On Good Art

During my first week at Oxford, I did what any Narnia and Hobbit loving human would do---I walked my literary ass to the Eagle and Child. This pub on Magdalen Street, referred to by locals as the Bird and Baby, is a quaint Oxonian pub famous for hosting the Inklings, an informal literary discussion group that included C.S. Lewis, J.R.R. Tolkien, Owen Barfield, and Hugo Dyson. I practically floated across the threshold where, only a few decades before, Clive Staples and John Ronald Reuel themselves graced the entrance. I ordered my pint and settled into a cozy private room with cushioned chairs, dim lighting, and a fireplace—also known as a ‘snug.’

In a place like Oxford, your brain involuntarily thinks more deeply and whimsically. If Lewis could imagine Narnia or if Tolkien could create Middle Earth between lectures, anything is possible.

For the entire month that I was in Oxford, the Weston library featured a free Tolkien exhibit, complete with interactive maps of Middle Earth, handwritten letters between Tolkien and his wife Edith, Tolkien’s original watercolor illustrations for the Hobbit, and his absent minded but intricate doodles on napkins or corners of newspapers. One thing was clear: Tolkien was a natural-born creator. He scribbled the opening line of the Hobbit on the corner of a student’s test, spent his free time developing the Elvish language, was constantly adding to the topography of Middle Earth, and wielded an entire mythology for the universe of Ea (home to Valinor, Beleriand, Numenor, and Middle-earth). Each winter he even wrote detailed letters to his kids from Father Christmas, complete with wild stories from the North Pole and illustrations of reindeer. It’s as if he couldn’t keep words and characters and colors from falling out of his head. I wouldn’t be surprised if they almost tormented him, badgering his brain until he let them out.

Although I didn’t know Tolkien personally, I get a deep sense that he didn’t create for fame or validation. He created because it was fun, because there’s no high quite like seeing an entire world of your own creation come to life.

When Tolkien tested the limits of his creativity, he found that they were virtually limitless, and I can’t help but believe this sheer delight and capacity for creativity is deeply human. Something within all of us. I believe we are all created beings, made in the image of a wildly brilliant and creative God. It makes sense that we would inherit qualities of our Creator, namely His creativity.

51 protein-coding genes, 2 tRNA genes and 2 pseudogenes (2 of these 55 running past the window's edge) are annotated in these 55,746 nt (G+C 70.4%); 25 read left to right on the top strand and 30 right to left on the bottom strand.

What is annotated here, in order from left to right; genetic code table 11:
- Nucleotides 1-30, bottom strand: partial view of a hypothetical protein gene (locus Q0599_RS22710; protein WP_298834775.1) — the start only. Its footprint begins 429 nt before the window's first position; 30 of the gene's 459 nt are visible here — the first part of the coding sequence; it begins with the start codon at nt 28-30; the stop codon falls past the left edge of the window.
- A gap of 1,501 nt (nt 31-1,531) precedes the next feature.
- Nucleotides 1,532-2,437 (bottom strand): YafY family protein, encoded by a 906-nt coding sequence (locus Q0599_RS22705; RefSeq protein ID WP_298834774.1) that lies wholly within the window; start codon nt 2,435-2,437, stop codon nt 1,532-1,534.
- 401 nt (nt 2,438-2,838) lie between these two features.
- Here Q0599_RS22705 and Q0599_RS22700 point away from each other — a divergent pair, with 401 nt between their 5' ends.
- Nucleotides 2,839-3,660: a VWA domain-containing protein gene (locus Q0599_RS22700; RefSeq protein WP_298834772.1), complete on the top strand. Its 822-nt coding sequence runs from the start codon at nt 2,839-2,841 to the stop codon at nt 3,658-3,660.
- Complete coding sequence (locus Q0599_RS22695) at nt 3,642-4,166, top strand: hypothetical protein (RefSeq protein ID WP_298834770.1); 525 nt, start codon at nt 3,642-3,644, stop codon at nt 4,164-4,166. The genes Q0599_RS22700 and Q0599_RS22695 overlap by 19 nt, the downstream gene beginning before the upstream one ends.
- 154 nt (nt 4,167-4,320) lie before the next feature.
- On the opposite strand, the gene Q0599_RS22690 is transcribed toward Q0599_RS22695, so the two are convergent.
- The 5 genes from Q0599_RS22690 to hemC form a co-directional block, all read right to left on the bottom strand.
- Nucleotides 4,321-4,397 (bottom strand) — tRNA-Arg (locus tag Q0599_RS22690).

We are more alive when we’re creating because it’s part of who we are. In a way, we are meta-creators, created-beings that come alive when we are creating, fulfilling a limitless potential within all of us.

A few weeks ago, I went for a hike with some new friends. We took the 1 Train north to Van Cortlandt Park in the Bronx and spent hours talking and walking and asking each other questions. Somehow we got on the topic of books and our favorite authors. We all have similar tastes and admire kindred authors: Marilynne Robinson, Flannery O’Connor, J.R.R. Tolkien, Madeleine L’Engle---brilliant minds, nuanced thinkers, and creative writers with original ideas. One friend brought up the topic of Christian writers, and we all rolled our eyes, annoyed with the amount of bad art marketed to Christian audiences today. Bad music, bad writing, bad films. It’s not all bad, but let’s be honest, a lot of it is. We agreed that Christians, of all people, should be the front runners in the art world; those intimately connected with their Creator should be making the best art. That’s not always the case.

 But God has a way of revealing Himself in the least looked-for place. In publishing houses, in horror movies, in rap lyrics, in poetry, in wall murals, in graffiti. This is where the good art is. It’s out in the world. And even though it seems like Christian culture is missing most of it, I love how the best art is being enjoyed by people who would otherwise turn their backs on Him. That’s so like Jesus---bringing light and hope to the dark and hopeless.

God is a God of creativity. Of good art. And that extends beyond the bounds of Christian culture. He is in the intellectualism of a university, the musician’s apartment, the fashion designer’s studio, the model’s pose. He pursues us all, everywhere, whether we know it or not. We are all equally un-deserving, yet He is equally loving and forgiving. Creativity is His gift to us, and I love that good art can show up anywhere. Human beings, when we create, can’t help but reflect and worship Him.

Elizabeth Moore